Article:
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Apollo 1

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Apollo 1
Mission Insignia
Apollo 1 insignia
Planned Mission
Mission Name: Apollo 1 (AS-204)
Call Sign: Command module:
Apollo 1
Number of
Launch: February 21, 1967
Kennedy Space Center
LC 34
Apogee: ~300 km
Perigee: ~230 km
Period: ~89.7 m
Inclination: ~31ð
Landing: March 7, 1967
Atlantic Ocean
N of Puerto Rico
Duration: 14 days
Number of
Mass: CSM 20,412 kg
Crew Picture
Apollo 1 crew portrait (L-R: Grissom, White and Chaffee)Enlarge

Apollo 1 crew portrait (L-R: Grissom, White and Chaffee)

Apollo 1 Crew

The crewEnlarge

The crew

Apollo One is the name given to the AS-204 spacecraft after it was destroyed by fire during a training exercise on January 27, 1967, at Pad 34 atop a 
 Saturn IB rocket.
Its crew were the astronauts selected for the initial Apollo program mission: Command Pilot Virgil Grissom, Senior Pilot Edward White, and Pilot Roger Chaffee.


Backup Crew

April - December, 1966

December, 1966 - January, 1967

Immediately prior to the accident, the crew were reclining in their horizontal couches, running through a checklist of things they would do in space while a communication system problem was being fixed. Suddenly, a voice (now believed to be Chaffee's, as his was the only clear channel) crackled over the COM link, "Fire, I smell fire." The transmission ended with a cry of pain. The crew could not escape because the hatch opened inward, requiring that the cabin be depressurized. At best, the hatch would have taken 90 seconds to open, while the crew were killed in only about 15 seconds.

The fire is believed to have been caused by a spark somewhere in 30 miles (50 km) of wiring, leading to rapid combustion in the pressurized oxygen atmosphere. The Apollo 204 Review Board determined that a copper wire running through an environmental control unit near the command module pilot's couch had become stripped of its insulation and abraded by repeated opening and closing of an associated access door. This weak point in the wiring also happend to pass near a junction in a glycol cooling line, which had developed a leak and was expelling glycol vapor fumes, which were highly flammable.

The fire spread quickly, melting through the astronauts' space suits. Grissom's and White's suits were later found to have fused together. It was confirmed that the crew had died of smoke inhalation rather than burns. The company that produced the command module, North American Aviation had originally suggested that the hatch open outward, and be able to open with explosive bolts in case of emergency. They had also suggested that the atmosphere be an oxygen/nitrogen mixture, like the air around us. NASA didn't agree, arguing that the hatch could be accidentally opened, and that if too much nitrogen were released into the atmosphere, the astronauts would pass out and then die. They also argued that since a pure oxygen atmosphere was used safely in Mercury and Gemini, it should be safe to use for Apollo. After the fire, Apollo was grounded pending a redesign, with the following results:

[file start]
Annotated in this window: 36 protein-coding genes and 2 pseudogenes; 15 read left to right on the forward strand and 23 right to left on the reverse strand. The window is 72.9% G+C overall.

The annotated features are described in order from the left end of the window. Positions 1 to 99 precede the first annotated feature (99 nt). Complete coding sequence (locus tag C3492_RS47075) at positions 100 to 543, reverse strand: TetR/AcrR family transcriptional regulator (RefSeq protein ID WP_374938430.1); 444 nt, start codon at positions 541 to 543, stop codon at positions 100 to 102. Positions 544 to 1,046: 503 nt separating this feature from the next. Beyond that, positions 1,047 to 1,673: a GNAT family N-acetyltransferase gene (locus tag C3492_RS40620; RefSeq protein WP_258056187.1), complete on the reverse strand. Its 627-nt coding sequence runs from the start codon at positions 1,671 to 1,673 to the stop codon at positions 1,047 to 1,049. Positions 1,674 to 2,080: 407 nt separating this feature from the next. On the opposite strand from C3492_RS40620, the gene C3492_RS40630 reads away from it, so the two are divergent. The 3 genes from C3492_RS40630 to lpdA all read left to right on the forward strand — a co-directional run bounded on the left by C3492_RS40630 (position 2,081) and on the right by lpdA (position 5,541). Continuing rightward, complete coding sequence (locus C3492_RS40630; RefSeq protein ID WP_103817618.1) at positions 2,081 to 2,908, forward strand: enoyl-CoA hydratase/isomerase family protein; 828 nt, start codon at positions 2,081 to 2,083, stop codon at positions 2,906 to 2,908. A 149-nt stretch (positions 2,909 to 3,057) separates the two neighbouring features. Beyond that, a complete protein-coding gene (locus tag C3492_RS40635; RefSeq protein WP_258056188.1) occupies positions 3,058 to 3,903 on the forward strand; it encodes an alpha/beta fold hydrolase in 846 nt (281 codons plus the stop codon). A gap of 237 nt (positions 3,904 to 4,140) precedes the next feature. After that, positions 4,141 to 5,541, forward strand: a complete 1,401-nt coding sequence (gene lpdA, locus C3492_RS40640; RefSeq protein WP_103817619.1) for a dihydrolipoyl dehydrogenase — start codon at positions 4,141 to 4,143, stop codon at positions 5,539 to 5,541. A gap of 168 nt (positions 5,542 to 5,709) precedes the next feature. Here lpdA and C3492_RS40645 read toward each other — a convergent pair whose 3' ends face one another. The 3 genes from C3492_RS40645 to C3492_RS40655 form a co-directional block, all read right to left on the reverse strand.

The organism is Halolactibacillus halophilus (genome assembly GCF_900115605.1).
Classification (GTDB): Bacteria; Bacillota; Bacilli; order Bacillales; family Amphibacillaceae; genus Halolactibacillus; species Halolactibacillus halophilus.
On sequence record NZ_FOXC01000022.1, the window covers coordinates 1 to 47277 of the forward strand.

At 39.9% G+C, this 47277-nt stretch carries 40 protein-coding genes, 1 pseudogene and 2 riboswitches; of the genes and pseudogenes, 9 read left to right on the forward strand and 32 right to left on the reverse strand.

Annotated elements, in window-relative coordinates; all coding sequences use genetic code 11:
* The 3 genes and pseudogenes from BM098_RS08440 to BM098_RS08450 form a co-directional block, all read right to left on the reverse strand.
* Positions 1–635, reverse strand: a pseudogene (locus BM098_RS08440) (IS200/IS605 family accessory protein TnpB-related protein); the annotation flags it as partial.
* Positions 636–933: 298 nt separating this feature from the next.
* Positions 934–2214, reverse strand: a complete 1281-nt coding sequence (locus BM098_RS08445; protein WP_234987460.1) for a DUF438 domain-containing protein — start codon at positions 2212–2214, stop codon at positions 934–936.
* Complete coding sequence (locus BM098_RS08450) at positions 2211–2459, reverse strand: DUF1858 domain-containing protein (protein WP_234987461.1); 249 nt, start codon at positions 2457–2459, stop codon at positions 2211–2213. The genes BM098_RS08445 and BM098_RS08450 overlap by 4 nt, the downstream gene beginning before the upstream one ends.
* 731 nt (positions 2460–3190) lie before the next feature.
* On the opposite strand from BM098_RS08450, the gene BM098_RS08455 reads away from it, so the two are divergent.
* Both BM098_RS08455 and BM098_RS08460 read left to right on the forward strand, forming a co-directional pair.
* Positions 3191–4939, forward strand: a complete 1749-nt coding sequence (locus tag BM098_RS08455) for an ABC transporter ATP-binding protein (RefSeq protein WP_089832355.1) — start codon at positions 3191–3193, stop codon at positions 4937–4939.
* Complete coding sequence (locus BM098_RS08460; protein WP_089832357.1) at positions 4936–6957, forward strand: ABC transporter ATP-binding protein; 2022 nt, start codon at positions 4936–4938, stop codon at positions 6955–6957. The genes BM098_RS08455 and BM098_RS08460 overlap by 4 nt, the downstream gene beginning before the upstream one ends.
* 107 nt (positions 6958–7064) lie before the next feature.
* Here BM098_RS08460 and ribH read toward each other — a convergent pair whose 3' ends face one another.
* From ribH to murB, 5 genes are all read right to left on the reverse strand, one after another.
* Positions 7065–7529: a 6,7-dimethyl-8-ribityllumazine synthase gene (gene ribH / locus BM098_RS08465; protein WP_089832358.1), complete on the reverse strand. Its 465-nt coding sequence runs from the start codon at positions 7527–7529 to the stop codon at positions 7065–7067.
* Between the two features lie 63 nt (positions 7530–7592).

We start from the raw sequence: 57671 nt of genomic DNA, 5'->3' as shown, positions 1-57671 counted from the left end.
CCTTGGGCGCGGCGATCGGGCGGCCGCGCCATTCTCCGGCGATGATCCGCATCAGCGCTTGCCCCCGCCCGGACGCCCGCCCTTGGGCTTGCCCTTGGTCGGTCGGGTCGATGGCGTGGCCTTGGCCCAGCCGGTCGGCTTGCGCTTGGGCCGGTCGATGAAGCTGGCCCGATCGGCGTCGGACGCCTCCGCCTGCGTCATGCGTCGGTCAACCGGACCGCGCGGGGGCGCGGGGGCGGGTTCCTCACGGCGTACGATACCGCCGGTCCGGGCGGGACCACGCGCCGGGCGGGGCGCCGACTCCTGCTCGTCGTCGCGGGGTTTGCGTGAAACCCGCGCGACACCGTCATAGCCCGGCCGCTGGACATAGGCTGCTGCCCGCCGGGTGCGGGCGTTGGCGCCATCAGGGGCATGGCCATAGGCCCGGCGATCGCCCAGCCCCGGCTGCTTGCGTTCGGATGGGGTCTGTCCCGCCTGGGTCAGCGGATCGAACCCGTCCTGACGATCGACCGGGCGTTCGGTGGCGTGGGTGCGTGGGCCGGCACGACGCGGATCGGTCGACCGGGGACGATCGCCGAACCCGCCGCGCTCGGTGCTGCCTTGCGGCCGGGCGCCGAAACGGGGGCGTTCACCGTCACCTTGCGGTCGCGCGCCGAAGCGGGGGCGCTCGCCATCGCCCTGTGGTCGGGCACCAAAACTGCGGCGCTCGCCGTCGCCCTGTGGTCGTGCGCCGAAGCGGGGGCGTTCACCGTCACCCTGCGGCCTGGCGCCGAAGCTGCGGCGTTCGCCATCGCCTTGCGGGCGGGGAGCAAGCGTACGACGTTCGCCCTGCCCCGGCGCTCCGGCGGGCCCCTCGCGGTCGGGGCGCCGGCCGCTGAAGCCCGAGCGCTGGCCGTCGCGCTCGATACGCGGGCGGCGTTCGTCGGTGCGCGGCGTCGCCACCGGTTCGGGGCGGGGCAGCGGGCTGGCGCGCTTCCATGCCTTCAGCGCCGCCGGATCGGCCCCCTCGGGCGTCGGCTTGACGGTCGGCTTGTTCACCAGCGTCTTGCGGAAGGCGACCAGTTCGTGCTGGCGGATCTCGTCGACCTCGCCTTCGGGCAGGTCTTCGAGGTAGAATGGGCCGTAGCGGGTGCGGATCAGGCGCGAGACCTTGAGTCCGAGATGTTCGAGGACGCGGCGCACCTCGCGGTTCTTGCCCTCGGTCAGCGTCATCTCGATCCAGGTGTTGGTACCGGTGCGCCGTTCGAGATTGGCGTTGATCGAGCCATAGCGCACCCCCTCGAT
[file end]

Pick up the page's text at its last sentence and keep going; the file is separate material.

When North American Aviation shipped Spacecraft CM-012 to Kennedy Space Center, it bore a banner proclaiming it "Apollo One" and Grissom's crew had received approval for an "Apollo 1" patch in June 1966, but NASA was planning to call that mission "AS-204." After the fire, the astronauts' widows asked that "Apollo 1" be reserved for the flight their husbands would never make. For a time, mission planners called the next scheduled launch "Apollo 2." Suggestions were made that the flights should be called "Apollo 1" (AS-204), "Apollo 1A" (AS-201), "Apollo 2" (AS-202), and "Apollo 3" (AS-203). Finally, the NASA Project Designation Committee approved "Apollo 4" for the first (unmanned) Apollo-Saturn V mission (AS-501), but declared that there would be no retroactive renaming of AS-201, -202, or -203. The Apollo 1, (AS-204) Saturn IB rocket was later used to launch the Apollo 5, earth orbit Lunar Module test mission. Apollo 1 mass 20,412 kg.

Preceded by :
Gemini 12
Apollo program Followed by :
Apollo 4
Apollo 7